Tag Archives: handspun

Journal: 16 March 2015

Things I have been up to lately

Things I have been up to lately

Since my last post, I: finished the mitts with my Christmas-present yarn, made a few new tatted bracelets, finished plying my hand-spun yarn, started knitting a shawl(ette) with it, chugged away on my Sierpinski blanket and my big green scarf, dyed some things, and did a bunch of mending that really needed to be done but ate into my creative crafting time.

The mitts are pictured above; not much to say on the topic. I’m pretty pleased with how they came out, mostly because of how warm and soft/smooth the yarn is.

Bracelets:

Two of them are this pattern, and the one in the middle is a pattern I’ve yet to post. I’ve been playing with color a bit; I’m really pleased with how the blue/yellow one turned out but less pleased with the blue/black one.

I finished plying my handmade yarn, and am pleased to report that the three-plying method using long crochet-like chains worked really well. I almost immediately cast on a knitting project with the yarn: a top-down triangular shawl based on this (knitting fool link) lace stitch. I’m hoping that I’ll have enough for a reasonable shawl/shawlette; I was too excited about casting on to bother with details like measuring out my yardage. I’m working from the outside (gray) in (towards purple), despite winding the yarn in a center-unwinding ball. Partly this is because of the colors and partly because my spinning gauge was still totally inconsistent, meaning the purple end is considerably thinner than the gray. I’m hoping it’ll look nice and like the shawl is fading prettily away, and not get all warped and sad and look like I am bad at spinning. We’ll see; wish me luck! Photos:

tea_dye

Dyed tatting, with reference pieces

I conducted a dyeing experiment using tea on some tatted things; shown at right are the tatted bit I dyed purple a few weeks ago, three bits I stained with tea, and bracelets made of the same thread and undyed to serve as a color reference. The tan one, of course, started out white. Not much happened; the tan of the formerly white one is reasonably lovely, the rainbow is a little less intense, and the “ocean” colorway thread just turned muddy. My verdict is I may do this to white pieces but should probably stop overdyeing things that already have color to them.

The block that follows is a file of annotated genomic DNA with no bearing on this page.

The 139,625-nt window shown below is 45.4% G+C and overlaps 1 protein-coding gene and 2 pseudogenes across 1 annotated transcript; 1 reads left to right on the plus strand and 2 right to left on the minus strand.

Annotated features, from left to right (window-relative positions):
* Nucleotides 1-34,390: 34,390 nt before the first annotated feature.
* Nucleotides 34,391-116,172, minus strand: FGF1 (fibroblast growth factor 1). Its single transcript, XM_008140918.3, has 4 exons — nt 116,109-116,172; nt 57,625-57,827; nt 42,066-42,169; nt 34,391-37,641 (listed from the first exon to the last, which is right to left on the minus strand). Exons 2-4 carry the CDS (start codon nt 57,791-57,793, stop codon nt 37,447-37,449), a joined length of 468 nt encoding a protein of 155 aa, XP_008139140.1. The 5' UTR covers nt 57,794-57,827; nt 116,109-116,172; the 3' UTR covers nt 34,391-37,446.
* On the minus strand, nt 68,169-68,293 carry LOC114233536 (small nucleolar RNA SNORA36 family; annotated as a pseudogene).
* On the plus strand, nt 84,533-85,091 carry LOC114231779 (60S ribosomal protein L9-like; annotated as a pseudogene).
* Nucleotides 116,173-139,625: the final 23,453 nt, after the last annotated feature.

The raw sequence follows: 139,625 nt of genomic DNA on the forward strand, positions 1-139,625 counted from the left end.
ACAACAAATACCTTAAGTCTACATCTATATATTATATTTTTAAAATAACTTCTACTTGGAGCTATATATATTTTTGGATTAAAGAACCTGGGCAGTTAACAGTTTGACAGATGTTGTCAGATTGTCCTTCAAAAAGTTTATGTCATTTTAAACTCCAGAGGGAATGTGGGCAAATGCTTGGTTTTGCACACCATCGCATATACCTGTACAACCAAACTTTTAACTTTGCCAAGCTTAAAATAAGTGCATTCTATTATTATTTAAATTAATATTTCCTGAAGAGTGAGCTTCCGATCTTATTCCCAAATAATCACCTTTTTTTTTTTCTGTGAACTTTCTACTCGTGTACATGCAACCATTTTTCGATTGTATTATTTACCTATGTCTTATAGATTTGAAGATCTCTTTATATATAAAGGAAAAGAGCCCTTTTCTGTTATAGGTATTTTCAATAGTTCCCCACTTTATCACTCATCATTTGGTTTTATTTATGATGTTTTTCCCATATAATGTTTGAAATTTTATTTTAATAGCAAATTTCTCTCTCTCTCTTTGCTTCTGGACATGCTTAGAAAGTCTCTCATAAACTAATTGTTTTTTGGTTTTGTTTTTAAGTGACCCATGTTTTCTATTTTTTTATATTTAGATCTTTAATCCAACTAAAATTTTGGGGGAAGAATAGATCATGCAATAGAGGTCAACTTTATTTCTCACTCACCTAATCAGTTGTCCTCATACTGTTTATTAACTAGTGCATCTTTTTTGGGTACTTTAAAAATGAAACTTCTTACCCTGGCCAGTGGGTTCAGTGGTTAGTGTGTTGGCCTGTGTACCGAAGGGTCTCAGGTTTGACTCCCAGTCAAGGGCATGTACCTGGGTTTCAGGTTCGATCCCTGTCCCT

Sad re-dyed shirt

Sad re-dyed shirt

Speaking of which, after my rather successful re-dyeing of a shirt discussed in my last post, I was pretty confident and ready to dye my blue patchwork shirt that also got pink-splotched in the same wash load. I’m heartily disappointed in the results, shown at right; I think it’s obvious that it was amateurishly dyed over, it’s terribly splotchy right in the center front, and it just doesn’t look very good. I haven’t even had the heart to try it on and preen in front of a mirror yet, which is a bad old sign. I’m going to at least try it on, and depending how I’m feeling may pick up some black dye and see what happens, but as like as not will just throw it out (or leave it in my dresser to slowly migrate to the bottom of a drawer in shame). Ah well; fortunately I picked up some nice blue fabric at the store to make a new patchwork shirt, once I get through my backlog of sewing.